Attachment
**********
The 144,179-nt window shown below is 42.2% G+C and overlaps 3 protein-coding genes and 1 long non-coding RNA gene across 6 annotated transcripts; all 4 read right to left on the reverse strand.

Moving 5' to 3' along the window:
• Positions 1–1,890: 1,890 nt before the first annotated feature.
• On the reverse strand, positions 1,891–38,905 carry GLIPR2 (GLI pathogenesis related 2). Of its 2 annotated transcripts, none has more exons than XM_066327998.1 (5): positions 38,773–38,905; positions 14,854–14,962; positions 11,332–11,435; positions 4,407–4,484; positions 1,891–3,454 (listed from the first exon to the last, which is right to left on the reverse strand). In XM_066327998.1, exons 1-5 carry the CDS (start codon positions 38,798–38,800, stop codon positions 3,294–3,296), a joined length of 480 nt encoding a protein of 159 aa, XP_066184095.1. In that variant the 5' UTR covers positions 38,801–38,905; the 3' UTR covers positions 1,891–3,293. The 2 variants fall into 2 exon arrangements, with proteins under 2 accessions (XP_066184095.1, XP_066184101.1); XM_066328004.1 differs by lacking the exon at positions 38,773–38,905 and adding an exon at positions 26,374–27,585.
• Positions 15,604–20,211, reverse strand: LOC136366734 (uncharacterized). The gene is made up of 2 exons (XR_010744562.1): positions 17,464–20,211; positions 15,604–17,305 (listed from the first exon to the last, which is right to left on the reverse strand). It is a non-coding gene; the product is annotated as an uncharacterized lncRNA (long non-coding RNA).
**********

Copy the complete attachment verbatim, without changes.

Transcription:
The 144,179-nt window shown below is 42.2% G+C and overlaps 3 protein-coding genes and 1 long non-coding RNA gene across 6 annotated transcripts; all 4 read right to left on the reverse strand.

Moving 5' to 3' along the window:
• Positions 1–1,890: 1,890 nt before the first annotated feature.
• On the reverse strand, positions 1,891–38,905 carry GLIPR2 (GLI pathogenesis related 2). Of its 2 annotated transcripts, none has more exons than XM_066327998.1 (5): positions 38,773–38,905; positions 14,854–14,962; positions 11,332–11,435; positions 4,407–4,484; positions 1,891–3,454 (listed from the first exon to the last, which is right to left on the reverse strand). In XM_066327998.1, exons 1-5 carry the CDS (start codon positions 38,798–38,800, stop codon positions 3,294–3,296), a joined length of 480 nt encoding a protein of 159 aa, XP_066184095.1. In that variant the 5' UTR covers positions 38,801–38,905; the 3' UTR covers positions 1,891–3,293. The 2 variants fall into 2 exon arrangements, with proteins under 2 accessions (XP_066184095.1, XP_066184101.1); XM_066328004.1 differs by lacking the exon at positions 38,773–38,905 and adding an exon at positions 26,374–27,585.
• Positions 15,604–20,211, reverse strand: LOC136366734 (uncharacterized). The gene is made up of 2 exons (XR_010744562.1): positions 17,464–20,211; positions 15,604–17,305 (listed from the first exon to the last, which is right to left on the reverse strand). It is a non-coding gene; the product is annotated as an uncharacterized lncRNA (long non-coding RNA).